Preventing Spider Veins

If you’re under the impression that spider veins and varicose veins only happen in your later years, think again. Contrary to popular belief, visible leg veins are not exclusive to women of a mature age and most of us (yes, men too) will get–at the very least–spider veins at some point in our lives, if not varicose veins as well. From pregnancy to exercise and even sun exposure, spider veins are very common to see on women in their 20s and 30s, and in some cases, as early as their teens. While spider veins in younger people are usually not as serious, that doesn’t make them any easier to deal with and nor should they be ignored.

Known officially as telangiectasia, spider veins are the more common “little cousin” of varicose veins. While spider veins are painless and the result of enlarged venules (very small veins), varicose veins are very dilated, rope-like veins that are often quite painful. The main causes of spider veins are typically weight gain, hormonal changes, genetics or anything that puts pressure on your legs, such as standing for long periods of time.

Taking simple precautions will help to reduce their appearance and lower the risk of the spider veins developing into varicose veins:

  • Wear sunscreen to protect your skin from the sun and to limit spider veins.
  • Exercise regularly to improve your leg strength, circulation, and vein strength.
  • Focus on exercises that work your legs, such as walking or running.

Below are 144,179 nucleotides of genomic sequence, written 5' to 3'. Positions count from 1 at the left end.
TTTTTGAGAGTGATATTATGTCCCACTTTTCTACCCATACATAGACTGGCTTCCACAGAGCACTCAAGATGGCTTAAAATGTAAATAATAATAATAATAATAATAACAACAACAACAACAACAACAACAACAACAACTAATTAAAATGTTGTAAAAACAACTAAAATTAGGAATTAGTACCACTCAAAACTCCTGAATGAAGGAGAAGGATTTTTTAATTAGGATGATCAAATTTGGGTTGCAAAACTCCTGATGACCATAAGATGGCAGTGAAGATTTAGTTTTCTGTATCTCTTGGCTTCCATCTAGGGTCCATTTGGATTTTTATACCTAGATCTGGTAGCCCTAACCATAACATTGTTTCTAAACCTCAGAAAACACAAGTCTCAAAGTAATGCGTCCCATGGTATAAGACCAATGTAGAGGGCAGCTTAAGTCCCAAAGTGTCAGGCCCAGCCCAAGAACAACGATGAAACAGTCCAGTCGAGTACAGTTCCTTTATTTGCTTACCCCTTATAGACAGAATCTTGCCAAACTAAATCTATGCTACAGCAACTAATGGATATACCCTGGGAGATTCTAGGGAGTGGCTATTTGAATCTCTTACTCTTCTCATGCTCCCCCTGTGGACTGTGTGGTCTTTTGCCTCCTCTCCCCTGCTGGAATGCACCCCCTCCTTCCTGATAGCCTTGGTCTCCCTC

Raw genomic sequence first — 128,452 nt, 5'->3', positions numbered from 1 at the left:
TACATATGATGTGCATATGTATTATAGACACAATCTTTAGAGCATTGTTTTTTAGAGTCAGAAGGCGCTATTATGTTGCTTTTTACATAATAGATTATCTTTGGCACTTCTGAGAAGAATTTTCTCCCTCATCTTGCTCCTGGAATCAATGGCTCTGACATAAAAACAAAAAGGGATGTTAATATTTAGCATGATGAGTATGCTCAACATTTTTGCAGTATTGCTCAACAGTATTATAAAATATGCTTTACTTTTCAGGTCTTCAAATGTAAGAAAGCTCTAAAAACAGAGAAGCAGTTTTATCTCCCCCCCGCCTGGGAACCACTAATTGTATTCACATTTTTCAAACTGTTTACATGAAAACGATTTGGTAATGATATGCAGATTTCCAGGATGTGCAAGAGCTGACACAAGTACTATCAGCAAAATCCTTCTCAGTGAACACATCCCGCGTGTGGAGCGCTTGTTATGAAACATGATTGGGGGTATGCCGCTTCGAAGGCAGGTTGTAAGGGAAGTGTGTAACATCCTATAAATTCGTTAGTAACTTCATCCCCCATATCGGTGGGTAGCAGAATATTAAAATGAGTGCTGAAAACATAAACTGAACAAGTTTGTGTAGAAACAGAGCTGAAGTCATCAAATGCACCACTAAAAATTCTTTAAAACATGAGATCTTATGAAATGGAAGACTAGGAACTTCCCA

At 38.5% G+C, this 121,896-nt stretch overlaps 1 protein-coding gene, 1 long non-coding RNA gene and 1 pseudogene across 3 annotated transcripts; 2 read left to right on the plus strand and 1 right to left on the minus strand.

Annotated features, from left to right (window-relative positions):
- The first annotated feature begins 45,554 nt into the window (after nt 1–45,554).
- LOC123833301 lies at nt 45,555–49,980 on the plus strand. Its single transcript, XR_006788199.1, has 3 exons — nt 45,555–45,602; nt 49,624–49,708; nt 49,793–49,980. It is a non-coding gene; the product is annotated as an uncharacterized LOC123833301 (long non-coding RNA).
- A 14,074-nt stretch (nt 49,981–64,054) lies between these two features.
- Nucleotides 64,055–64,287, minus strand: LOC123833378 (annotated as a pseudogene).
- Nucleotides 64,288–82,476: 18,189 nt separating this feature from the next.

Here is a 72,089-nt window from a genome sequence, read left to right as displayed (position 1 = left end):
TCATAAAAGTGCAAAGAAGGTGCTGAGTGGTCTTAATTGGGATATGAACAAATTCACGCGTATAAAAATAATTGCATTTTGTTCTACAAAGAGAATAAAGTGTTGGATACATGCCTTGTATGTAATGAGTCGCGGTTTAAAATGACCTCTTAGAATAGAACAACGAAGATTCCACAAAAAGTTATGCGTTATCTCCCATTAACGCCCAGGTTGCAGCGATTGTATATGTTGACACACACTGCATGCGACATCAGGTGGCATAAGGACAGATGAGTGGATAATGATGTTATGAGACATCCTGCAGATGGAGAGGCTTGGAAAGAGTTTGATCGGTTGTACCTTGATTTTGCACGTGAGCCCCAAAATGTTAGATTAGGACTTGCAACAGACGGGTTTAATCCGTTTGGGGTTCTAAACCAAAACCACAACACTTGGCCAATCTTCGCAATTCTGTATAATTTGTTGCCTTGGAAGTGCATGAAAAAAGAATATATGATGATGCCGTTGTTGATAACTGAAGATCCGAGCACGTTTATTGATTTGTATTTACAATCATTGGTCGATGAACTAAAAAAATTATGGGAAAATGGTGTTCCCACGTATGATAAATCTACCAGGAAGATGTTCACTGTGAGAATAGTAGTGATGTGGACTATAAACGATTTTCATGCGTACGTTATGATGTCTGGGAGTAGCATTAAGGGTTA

• Control your weight to avoid placing too much pressure on your legs.
  • Avoid the habit of sitting with your legs crossed.
  • Elevate your legs when resting as much as possible.
  • If you must stand for a long time, shift your weight from one leg to the other every few minutes.
  • If you must sit for long periods of time, stand up and move around or take a short walk every 30 minutes.
  • Wear elastic support stockings and avoid tight clothing that constricts your waist, groin, or legs.
  • Avoid wearing high heels for long periods of time. Lower-heeled shoes can help tone your calf muscles to help blood move through your veins.
  • Eat a low-salt diet rich in high-fiber, like fresh fruits, vegetables, and whole grain. Eating fiber reduces the chances of constipation, which can contribute to varicose veins. Eating less salt can help with the swelling that comes with varicose veins.
With new advances in laser technology, both spider veins and varicose veins can be safely removed in as little as one treatment at NewDermaMed. By delivering a pulse of laser energy, the blood within the vein coagulates, which destroys the vessel and is harmlessly reabsorbed by the body. Blood flow will then be redirected to veins deeper below your skin’s surface, where it should be.

Spider veins don’t go away on their own, and can worsen over time because of the already weakened vein walls. Laser vein removal is a fast, painless procedure with little to no downtime. It is important not to let spider veins get in the way of your regular routines. Unless it gets painful, you shouldn’t stop exercising or living a healthy, active lifestyle. While we cannot avoid spider veins, they shouldn’t get in the way of your daily life, and can be treated very easily.